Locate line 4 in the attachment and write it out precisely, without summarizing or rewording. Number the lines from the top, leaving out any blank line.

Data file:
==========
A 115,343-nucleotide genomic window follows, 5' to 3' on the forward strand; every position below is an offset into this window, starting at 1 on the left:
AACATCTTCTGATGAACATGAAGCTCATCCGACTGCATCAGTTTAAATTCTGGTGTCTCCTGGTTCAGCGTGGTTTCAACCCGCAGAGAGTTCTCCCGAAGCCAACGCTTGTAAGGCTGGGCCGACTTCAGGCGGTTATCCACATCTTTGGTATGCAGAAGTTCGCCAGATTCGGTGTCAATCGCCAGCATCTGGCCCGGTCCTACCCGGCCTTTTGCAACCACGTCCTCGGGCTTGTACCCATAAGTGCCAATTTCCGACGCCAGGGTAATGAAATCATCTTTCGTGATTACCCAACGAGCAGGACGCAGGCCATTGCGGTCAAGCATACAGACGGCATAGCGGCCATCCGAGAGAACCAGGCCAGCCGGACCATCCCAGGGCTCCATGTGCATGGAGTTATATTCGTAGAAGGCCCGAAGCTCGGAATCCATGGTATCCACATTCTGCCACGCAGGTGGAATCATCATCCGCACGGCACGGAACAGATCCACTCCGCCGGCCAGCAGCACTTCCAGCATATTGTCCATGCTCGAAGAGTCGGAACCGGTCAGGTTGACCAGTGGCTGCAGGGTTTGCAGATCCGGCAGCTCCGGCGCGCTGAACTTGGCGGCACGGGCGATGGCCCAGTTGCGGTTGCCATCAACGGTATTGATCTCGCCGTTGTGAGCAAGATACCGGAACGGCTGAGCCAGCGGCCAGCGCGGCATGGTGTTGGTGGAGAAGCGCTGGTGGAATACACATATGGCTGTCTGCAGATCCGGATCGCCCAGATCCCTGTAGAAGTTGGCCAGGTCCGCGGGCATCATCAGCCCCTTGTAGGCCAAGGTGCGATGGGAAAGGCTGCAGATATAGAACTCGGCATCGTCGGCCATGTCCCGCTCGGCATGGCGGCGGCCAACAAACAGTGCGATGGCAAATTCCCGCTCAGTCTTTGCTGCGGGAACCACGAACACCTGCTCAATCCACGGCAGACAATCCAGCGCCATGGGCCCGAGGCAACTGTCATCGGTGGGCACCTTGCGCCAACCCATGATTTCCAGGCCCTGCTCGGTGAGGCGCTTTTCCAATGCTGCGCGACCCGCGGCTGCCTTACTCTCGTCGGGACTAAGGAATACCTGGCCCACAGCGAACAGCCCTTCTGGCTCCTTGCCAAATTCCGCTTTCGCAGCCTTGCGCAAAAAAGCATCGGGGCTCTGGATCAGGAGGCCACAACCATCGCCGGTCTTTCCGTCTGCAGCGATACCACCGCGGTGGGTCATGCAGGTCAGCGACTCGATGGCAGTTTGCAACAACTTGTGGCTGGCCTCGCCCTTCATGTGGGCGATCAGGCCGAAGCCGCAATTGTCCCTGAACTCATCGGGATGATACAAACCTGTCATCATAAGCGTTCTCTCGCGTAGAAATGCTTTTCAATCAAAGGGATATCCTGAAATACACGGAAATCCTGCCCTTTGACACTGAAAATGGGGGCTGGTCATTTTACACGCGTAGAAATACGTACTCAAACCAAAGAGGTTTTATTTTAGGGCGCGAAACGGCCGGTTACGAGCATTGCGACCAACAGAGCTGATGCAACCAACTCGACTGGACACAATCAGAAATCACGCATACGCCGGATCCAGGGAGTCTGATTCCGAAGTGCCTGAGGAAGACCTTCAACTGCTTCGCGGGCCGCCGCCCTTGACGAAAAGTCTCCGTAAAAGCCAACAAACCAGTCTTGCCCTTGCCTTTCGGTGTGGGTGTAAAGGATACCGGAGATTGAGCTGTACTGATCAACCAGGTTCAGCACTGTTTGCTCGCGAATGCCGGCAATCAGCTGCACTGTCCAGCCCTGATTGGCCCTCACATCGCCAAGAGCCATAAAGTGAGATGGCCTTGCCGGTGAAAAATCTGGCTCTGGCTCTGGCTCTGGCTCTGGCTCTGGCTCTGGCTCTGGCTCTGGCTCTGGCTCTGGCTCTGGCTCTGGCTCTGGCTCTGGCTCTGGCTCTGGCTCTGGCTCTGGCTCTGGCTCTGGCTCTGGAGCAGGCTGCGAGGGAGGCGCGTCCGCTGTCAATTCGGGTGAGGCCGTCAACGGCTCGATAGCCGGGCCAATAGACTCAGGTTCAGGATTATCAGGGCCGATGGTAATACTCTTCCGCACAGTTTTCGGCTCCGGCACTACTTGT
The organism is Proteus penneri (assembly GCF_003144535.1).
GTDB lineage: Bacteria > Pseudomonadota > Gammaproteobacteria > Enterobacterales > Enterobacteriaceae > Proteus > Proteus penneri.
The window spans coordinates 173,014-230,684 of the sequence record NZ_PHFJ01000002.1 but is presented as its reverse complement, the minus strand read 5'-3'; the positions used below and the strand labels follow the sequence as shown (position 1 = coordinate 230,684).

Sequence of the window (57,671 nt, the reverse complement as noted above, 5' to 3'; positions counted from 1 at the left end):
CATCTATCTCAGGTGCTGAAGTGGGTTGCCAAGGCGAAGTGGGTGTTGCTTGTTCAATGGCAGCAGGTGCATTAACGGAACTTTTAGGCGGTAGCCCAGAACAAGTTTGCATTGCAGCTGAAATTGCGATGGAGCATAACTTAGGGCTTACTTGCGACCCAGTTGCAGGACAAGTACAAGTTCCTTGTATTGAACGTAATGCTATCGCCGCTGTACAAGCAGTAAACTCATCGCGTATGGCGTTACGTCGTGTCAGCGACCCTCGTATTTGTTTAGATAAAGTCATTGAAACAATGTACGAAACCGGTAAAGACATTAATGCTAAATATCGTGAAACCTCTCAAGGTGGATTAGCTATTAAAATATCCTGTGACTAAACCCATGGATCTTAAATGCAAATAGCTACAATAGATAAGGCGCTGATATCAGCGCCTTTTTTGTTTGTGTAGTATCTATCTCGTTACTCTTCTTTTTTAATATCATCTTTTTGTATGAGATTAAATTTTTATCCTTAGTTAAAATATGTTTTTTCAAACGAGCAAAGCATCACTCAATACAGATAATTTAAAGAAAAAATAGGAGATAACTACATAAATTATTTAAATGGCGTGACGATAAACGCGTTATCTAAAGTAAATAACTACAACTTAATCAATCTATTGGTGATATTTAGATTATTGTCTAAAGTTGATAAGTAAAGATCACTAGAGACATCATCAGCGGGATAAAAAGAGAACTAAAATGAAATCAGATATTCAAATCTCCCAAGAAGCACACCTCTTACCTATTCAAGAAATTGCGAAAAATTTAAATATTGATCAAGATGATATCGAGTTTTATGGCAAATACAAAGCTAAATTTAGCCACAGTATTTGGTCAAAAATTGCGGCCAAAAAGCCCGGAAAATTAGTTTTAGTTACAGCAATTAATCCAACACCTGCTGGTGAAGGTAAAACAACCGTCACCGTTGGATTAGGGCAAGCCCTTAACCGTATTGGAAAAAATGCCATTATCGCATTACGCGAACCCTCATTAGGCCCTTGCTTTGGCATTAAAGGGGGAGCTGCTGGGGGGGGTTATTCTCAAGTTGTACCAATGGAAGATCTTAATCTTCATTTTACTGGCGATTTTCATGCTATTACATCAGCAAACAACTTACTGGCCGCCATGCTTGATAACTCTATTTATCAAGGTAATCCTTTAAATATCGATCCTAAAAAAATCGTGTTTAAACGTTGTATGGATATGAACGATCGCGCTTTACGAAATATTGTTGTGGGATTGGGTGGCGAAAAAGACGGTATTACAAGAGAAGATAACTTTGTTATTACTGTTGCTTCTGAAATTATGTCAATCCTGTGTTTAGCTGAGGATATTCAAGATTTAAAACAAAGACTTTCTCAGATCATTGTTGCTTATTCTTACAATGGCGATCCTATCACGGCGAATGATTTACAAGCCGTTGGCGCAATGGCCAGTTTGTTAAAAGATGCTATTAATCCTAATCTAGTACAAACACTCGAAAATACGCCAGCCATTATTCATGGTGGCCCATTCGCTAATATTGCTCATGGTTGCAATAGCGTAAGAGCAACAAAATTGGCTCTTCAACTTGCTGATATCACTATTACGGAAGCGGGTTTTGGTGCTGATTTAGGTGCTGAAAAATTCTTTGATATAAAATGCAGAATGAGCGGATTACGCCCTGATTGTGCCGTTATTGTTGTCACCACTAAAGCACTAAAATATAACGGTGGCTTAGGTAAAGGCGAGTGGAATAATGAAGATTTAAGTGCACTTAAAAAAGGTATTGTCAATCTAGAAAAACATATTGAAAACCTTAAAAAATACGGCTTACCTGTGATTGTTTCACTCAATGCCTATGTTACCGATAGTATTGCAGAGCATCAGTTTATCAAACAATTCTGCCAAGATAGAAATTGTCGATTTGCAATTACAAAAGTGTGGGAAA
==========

GTDB lineage: Bacteria > Pseudomonadota > Gammaproteobacteria > Enterobacterales > Enterobacteriaceae > Proteus > Proteus penneri.